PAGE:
Financial institutions should quickly address the “Shellshock” vulnerability by applying patches to their Bash software, the Federal Financial Institutions Examination Council recently advised in “State and Federal Regulators: Financial Institutions Should Move Quickly to Address Shellshock Vulnerability.”
Bash, or “Bourne-again Shell”—a common software tool found in most UNIX, Linux, and Mac OS X operating systems and which also may be installed on Windows servers—is used to execute a sequence of commands. The “Shellshock” vulnerability could allow an attacker to execute malicious code on Bash and gain control over a targeted system. The pervasive use of Bash and the potential for this vulnerability to be automated presents a material risk. (See this advisory from the federal U.S. Computer Emergency Readiness Team.)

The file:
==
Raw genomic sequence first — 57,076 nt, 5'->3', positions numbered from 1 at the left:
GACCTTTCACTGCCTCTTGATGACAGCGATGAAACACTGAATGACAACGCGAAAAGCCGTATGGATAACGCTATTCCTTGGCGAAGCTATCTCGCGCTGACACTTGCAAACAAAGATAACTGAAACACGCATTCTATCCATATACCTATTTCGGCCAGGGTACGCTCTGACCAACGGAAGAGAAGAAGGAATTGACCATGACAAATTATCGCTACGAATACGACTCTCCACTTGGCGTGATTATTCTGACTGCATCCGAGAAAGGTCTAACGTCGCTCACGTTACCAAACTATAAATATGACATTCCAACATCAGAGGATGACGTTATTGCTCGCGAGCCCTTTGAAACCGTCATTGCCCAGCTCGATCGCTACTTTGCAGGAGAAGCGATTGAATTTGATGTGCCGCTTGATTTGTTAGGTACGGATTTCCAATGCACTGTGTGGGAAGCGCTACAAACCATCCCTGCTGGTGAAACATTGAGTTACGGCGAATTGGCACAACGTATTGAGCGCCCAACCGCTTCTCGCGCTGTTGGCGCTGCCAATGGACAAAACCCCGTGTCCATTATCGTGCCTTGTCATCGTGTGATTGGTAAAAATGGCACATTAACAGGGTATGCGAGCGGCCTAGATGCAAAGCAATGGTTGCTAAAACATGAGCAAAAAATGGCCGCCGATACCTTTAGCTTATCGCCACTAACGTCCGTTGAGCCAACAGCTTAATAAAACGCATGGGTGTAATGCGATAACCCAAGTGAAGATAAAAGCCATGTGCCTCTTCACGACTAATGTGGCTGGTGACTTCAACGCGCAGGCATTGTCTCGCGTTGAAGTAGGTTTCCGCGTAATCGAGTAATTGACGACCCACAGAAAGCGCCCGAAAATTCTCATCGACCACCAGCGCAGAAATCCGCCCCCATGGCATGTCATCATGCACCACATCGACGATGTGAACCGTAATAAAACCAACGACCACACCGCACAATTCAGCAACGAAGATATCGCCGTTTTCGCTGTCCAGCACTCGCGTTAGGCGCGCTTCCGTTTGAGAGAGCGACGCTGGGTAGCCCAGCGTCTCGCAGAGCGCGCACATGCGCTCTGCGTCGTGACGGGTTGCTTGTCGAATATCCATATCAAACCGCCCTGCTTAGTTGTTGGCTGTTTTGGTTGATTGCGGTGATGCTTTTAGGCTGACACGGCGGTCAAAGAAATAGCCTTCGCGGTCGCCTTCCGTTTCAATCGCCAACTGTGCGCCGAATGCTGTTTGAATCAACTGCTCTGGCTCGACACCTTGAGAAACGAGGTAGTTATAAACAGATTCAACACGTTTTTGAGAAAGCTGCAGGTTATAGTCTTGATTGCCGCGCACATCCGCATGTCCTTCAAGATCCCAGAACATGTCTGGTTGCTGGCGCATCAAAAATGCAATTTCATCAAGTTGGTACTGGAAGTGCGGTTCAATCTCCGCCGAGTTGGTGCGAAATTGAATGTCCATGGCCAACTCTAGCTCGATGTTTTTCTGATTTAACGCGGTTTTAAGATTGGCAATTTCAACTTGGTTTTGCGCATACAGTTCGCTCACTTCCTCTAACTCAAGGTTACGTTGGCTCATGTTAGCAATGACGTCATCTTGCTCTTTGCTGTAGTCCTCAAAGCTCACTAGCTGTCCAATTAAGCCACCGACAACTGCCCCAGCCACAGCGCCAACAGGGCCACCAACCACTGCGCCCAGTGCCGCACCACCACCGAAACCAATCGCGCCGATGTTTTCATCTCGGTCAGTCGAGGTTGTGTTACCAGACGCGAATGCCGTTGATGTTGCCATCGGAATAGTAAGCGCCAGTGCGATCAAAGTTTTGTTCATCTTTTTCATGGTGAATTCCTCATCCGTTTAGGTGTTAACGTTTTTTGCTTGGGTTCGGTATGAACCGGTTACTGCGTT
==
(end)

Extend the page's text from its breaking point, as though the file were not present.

Financial institutions and their service providers should assess the risk to their infrastructures and execute mitigation activities with appropriate urgency. Financial institutions should identify all servers, systems, and appliances that use the vulnerable versions of Bash and follow appropriate patch management practices.
Financial institutions relying on third-party service providers should ensure those providers are aware of the vulnerability and are taking appropriate mitigation action.